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Speaking English, Mark Rutte, the Dutch prime minister, mistakenly said you are true instead of you are right.

But where does the confusion comes from? 'You are right is' is 'je hebt gelijk' and 'True' and 'right' are quite different words in Dutch: 'waar', 'juist'

'gelijk' is a susbstantive, something that you have. Had he said 'you have right' the mistake would be clear to me.

What expression could interfere to lead him to the mistake?

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    Could even be internal English logic rather than Dutch interference. If a statement is right, that means the statement is true. But even if a person is right, they aren't true? What a country! Sep 1, 2020 at 3:00
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    @LukeSawczak - If I am saying to someone, "you are right", it is almost invariably because they have made a statement that is correct. Idiomatically, one can also say of a statement, "that's right", which is equivalent to "that's true" - although in English, there are subtle differences of "tone" between the two. By analogy to that's right -> that's true, one not entirely familiar with idiomatic English might well conclude that you're right -> you're true is a valid transformation. Sep 1, 2020 at 17:19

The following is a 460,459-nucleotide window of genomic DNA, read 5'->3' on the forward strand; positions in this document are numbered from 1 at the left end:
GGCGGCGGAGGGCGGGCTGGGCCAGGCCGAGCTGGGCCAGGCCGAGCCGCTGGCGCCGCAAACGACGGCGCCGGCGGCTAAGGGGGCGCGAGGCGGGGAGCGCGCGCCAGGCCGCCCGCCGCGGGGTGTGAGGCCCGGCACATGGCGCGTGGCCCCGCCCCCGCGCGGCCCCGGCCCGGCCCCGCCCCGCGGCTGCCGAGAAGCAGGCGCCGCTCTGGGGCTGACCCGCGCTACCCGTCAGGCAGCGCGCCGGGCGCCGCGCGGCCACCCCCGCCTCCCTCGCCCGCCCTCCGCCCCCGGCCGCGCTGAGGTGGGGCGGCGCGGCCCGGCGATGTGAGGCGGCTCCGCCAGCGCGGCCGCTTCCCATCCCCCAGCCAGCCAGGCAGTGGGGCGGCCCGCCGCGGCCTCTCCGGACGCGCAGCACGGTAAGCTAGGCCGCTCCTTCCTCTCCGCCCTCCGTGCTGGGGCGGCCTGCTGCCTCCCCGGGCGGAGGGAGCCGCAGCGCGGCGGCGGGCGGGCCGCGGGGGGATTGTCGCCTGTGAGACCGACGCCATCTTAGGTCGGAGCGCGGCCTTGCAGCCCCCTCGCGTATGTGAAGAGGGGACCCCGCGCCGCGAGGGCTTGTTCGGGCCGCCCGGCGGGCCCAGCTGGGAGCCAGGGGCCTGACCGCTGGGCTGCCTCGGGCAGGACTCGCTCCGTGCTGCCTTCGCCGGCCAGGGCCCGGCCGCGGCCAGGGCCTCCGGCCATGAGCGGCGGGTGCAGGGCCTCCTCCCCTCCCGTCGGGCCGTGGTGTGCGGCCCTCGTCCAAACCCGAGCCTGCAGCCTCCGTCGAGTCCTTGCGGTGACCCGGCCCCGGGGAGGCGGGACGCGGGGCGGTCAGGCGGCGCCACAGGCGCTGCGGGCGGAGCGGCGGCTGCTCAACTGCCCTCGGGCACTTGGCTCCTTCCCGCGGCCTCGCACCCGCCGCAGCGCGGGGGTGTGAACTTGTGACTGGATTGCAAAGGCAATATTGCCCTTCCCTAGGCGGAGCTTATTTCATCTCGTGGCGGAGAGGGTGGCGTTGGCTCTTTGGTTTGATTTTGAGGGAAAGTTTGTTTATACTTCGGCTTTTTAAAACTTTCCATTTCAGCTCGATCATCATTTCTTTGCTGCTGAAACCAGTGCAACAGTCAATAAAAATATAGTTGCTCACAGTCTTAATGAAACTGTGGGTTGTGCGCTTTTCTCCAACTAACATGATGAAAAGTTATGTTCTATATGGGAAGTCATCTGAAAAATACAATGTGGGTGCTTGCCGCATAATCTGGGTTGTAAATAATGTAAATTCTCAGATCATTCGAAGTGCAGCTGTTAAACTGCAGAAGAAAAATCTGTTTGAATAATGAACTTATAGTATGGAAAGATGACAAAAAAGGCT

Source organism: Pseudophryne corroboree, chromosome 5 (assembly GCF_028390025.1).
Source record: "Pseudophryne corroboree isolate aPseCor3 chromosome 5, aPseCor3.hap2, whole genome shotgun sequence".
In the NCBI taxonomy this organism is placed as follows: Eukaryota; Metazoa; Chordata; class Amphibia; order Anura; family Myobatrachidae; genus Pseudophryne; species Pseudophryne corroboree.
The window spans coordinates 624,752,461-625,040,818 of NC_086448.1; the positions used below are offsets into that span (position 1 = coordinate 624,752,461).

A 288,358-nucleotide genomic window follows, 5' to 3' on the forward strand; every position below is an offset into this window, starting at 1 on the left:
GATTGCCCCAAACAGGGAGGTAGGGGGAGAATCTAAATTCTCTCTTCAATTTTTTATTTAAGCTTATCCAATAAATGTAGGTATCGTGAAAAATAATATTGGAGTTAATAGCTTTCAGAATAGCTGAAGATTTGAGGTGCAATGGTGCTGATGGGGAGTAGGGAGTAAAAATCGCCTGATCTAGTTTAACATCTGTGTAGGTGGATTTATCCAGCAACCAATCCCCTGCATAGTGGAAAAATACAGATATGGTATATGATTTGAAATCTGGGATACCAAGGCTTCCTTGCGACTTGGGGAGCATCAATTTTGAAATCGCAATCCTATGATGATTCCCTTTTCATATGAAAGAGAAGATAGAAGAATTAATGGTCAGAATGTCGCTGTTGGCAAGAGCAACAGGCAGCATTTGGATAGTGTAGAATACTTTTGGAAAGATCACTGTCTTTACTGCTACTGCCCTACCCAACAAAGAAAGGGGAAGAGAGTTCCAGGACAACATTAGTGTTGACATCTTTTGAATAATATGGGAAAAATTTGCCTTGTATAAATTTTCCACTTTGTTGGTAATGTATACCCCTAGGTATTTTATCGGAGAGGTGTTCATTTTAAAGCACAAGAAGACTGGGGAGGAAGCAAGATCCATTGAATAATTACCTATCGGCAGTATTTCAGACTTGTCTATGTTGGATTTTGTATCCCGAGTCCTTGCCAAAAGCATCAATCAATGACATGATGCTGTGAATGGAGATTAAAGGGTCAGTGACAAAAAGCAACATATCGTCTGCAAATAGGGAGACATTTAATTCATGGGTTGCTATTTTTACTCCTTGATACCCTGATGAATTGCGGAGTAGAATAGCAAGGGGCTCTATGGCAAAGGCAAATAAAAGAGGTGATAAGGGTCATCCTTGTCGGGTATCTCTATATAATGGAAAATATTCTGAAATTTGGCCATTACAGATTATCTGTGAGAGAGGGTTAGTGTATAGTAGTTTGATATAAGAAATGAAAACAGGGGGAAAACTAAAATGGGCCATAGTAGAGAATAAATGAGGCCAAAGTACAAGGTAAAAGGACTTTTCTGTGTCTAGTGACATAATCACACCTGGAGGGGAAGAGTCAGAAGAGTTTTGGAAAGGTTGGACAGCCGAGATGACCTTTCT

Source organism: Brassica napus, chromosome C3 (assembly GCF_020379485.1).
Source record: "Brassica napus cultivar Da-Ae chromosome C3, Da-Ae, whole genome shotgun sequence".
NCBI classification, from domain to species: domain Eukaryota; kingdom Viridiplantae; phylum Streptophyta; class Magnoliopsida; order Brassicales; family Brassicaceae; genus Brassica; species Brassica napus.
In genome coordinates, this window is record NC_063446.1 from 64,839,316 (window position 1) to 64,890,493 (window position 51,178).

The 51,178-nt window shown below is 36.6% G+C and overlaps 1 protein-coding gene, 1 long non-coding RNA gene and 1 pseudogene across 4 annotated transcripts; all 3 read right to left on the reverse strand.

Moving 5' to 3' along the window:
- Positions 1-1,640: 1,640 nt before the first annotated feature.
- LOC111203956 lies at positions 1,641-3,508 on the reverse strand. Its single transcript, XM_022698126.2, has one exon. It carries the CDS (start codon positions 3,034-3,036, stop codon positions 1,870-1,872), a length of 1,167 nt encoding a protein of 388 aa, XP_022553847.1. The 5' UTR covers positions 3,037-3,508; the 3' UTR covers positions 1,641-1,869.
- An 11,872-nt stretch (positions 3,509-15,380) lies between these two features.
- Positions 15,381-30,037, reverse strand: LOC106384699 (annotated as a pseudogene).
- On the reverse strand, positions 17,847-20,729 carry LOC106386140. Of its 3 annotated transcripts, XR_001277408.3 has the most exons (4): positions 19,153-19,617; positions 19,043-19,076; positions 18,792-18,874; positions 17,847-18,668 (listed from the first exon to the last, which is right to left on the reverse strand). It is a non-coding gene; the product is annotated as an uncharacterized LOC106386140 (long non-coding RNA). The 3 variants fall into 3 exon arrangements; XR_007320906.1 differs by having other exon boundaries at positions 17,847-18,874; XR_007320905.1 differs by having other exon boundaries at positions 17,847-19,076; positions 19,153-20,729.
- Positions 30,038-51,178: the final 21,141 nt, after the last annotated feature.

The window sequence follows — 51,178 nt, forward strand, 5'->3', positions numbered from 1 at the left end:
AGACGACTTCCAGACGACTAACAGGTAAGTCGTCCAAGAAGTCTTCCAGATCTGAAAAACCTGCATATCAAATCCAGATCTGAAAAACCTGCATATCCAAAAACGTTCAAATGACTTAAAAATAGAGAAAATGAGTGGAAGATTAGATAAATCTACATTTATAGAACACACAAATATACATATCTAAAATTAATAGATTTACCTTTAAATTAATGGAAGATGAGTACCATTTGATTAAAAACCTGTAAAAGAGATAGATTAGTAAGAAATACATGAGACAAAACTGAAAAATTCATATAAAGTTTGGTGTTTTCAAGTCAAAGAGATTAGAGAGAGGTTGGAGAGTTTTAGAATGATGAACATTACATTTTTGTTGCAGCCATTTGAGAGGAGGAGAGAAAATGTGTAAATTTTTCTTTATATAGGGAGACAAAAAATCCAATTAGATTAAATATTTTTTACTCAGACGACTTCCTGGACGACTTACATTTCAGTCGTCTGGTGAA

• @JeffZeitlin Yes, exactly. Sep 1, 2020 at 22:12
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    I am almost sure Mark Rutte knows that it is not a correct sentence, it just came out of his mouth this way. Most likely he mixed up "you are right" and "it is true" but i don't think Dutch language plays a part in this confusion.
    – Draakhond
    Sep 2, 2020 at 18:45

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